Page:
I saw two performances and will most likely see the 7:00 show tonight.
Its easy to forget what a wonderful story this is, especially when presented as a movie with special effects or presented merely as children’s entertainment.
Most get introduced to Mary Poppins through the Disney version; it easy to become entranced by Mary’s magic, her confidence, and no-nonsense approach to life.
Make no mistake, the actress playing Mary Poppins for the Utley Middle School version does a wonderful job.
What impressed me most about this particular play, however, was the job done by the actor playing Mr. Banks.
This is the character that has the most growth. He starts off as a tyrannical father with no idea of how to be parent or be a husband. He learns in the end how to fly a kite, so to speak. He learns how to balance work with fun, how to balance family with responsibility. Its a nuanced role and the kid actor playing this in the Utley version does it well.
A beautiful allegorical story about a young person’s journey from grief to acceptance. Connor has two nightmares that bother him. One comes in the shape of walking yew tree that something visits at 12:07AM. The other monster that is more real and frightening he cannot even describe. He calls it his “nightmare.”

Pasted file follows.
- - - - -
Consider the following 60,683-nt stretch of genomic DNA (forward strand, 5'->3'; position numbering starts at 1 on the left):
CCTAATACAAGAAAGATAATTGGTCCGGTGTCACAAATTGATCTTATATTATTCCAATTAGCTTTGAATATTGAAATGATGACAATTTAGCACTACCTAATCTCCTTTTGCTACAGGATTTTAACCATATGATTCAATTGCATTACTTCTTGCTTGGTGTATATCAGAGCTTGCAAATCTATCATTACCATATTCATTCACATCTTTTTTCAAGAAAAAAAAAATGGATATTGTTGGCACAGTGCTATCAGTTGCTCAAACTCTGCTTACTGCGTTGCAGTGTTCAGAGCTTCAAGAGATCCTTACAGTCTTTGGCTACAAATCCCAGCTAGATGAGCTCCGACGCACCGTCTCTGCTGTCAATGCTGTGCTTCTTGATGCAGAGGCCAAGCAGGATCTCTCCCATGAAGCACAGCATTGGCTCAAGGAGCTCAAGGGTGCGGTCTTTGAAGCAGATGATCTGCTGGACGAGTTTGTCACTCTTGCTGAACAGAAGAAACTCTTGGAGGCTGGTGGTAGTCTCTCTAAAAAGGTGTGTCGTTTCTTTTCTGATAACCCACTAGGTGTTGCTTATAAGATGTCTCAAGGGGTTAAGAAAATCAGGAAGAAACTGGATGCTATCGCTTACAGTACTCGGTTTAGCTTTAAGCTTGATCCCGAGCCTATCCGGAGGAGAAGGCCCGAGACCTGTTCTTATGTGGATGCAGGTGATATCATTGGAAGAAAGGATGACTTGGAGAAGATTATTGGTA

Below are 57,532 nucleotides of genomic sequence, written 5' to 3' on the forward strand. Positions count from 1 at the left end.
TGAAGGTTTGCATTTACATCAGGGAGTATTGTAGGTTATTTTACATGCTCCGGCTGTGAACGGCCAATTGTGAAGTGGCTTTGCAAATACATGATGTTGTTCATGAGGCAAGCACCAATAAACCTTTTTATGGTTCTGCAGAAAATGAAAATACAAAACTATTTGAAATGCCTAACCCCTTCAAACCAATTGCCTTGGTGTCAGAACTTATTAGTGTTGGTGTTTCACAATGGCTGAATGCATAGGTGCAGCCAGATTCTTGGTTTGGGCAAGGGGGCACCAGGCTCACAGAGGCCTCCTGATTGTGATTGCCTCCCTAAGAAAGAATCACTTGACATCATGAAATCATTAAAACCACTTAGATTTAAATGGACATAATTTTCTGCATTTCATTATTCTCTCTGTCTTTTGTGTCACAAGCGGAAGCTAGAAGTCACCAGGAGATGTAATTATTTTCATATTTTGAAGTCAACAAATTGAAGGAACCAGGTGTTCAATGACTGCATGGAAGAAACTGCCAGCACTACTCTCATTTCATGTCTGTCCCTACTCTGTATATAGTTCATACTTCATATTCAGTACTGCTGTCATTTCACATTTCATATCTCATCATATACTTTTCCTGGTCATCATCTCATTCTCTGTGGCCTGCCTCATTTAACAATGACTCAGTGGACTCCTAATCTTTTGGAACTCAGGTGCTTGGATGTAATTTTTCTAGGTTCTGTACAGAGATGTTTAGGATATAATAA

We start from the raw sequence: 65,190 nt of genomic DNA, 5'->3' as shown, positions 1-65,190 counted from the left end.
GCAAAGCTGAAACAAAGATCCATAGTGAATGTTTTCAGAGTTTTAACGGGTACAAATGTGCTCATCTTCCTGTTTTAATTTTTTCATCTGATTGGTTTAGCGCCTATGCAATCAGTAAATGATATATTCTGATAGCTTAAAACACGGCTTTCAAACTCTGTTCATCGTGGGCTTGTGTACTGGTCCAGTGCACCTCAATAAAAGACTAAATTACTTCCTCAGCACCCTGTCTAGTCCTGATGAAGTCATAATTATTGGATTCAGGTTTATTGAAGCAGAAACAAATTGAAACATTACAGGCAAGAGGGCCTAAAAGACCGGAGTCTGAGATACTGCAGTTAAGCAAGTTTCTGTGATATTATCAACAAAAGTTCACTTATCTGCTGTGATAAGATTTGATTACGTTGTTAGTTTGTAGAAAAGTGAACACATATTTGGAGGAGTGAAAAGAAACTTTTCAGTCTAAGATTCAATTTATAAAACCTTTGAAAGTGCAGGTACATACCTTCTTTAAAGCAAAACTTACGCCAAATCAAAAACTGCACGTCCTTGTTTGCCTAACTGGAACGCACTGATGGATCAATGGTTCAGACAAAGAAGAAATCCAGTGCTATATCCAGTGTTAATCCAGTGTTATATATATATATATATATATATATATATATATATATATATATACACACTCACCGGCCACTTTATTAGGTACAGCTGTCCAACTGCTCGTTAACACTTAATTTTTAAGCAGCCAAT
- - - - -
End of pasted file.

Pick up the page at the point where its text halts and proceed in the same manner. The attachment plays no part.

Connor has many troubles: his mother his dying, his father has a new family and has moved to America, his Grandmother who wants to adopt him is obtuse and annoying.
Conor would give anything for his mother to live, even befriend a yew-tree monster who claims he can cure every human ailment.
What’s best about this novel is how psychologically astute the writing is. Conor is isolated and so he feels “invisible.” He asks the yew tree how he helped another invisible being but ends up getting into a physical fight with a boy that has bullied him.
The monster tells stories to help the boy understand psychological truths:
“There was once an invisible man, the monster continued, though Conor kept his eyes firmly on Harry, who had grown tried of being unseen…It was not that he was actually invisible, the monster said, following Conor….It was that people had become used to not seeing him.”
Conor learns, however, that there are “harder things being invisible.” At his worst, Conor learns, “They all saw him now. But he was further away than ever.”